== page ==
The administration is auctioning off millions of acres of drilling rights and rolling back regulations, raising environmental concerns in states like Wyoming.Reversing a trend in the final years of the Obama presidency, the Trump administration is auctioning off millions of acres of drilling rights to oil and gas developers, a central component of the White House’s plan to work hand in glove with the industry to promote more domestic energy production.Seeing growth and profit opportunities at a time of rising oil prices and a pro-business administration, big energy companies like Chesapeake Energy, Chevron, and Anschutz Exploration are seizing on the federal lands free-for-all, as they collectively buy up tens of thousands of acres of new leases and apply for thousands of permits to drill.In total, more than 12.8 million acres of federally controlled oil and gas parcels were offered for lease in the fiscal year that ended on Sept. 30, triple the average offered during President Barack Obama’s second term, according to an analysis by The New York Times of Interior Department data compiled by Taxpayers for Common Sense, a nonpartisan group that advocates budget discipline.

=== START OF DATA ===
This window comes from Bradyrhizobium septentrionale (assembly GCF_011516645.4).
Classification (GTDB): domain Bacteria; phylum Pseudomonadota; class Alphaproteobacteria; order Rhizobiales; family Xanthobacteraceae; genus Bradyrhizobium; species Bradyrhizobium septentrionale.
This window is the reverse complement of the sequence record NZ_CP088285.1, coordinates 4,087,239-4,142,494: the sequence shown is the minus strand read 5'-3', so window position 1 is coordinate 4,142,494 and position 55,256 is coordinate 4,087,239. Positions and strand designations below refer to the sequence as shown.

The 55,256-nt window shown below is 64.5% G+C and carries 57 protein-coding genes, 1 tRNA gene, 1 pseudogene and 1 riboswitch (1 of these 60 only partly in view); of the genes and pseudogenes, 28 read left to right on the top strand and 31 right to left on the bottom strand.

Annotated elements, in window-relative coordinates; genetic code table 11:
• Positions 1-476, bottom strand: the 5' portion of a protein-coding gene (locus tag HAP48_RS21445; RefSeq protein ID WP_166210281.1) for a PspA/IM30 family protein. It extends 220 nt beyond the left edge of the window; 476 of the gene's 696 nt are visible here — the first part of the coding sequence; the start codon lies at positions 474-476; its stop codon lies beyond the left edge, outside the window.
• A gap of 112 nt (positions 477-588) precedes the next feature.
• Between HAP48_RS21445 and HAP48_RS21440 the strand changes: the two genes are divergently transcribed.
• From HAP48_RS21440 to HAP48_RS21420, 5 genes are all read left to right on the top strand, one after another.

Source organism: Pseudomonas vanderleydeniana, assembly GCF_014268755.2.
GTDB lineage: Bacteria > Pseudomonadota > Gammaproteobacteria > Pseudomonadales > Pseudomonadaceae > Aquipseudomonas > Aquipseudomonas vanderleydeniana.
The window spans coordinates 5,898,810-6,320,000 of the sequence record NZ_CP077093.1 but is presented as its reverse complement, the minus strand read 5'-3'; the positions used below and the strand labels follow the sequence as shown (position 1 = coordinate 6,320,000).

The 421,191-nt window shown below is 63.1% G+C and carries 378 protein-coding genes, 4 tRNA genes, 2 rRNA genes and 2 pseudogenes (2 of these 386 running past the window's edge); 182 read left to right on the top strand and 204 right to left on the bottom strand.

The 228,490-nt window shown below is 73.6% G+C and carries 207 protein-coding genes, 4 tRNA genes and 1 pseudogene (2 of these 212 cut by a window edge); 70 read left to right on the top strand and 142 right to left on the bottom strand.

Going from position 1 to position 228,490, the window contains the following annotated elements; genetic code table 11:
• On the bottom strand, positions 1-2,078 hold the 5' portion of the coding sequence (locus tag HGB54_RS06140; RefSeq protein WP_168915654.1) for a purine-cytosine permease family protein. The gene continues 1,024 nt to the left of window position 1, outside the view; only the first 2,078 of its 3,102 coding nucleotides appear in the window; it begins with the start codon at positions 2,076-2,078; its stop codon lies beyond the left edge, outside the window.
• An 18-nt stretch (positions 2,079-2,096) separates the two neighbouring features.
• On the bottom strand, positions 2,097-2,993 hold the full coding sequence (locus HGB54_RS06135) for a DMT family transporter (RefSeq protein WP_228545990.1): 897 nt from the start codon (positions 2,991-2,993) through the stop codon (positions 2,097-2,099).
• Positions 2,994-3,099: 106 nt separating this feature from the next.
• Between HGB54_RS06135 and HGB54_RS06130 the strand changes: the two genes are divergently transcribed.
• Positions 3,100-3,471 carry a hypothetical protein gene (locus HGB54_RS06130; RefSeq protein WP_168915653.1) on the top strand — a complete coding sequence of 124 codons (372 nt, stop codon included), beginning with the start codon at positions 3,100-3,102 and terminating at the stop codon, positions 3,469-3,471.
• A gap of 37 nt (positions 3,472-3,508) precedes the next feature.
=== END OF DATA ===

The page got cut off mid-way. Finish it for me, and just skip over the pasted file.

A national scorecard released today by the independent Interstate Renewable Energy Council (IREC) grades the nearly 20 state shared renewable energy programs (aka community solar). IREC’s National Shared Renewables Scorecard uses specific criteria to evaluate how each program stacks up against national best practices.“More states are adopting shared renewable energy programs so more consumers can benefit from clean, renewable energy – including lower income households, multi-family dwellers and underserved communities,” says IREC President/CEO Larry Sherwood. “And they are realizing the economic and environmental benefits of these programs.”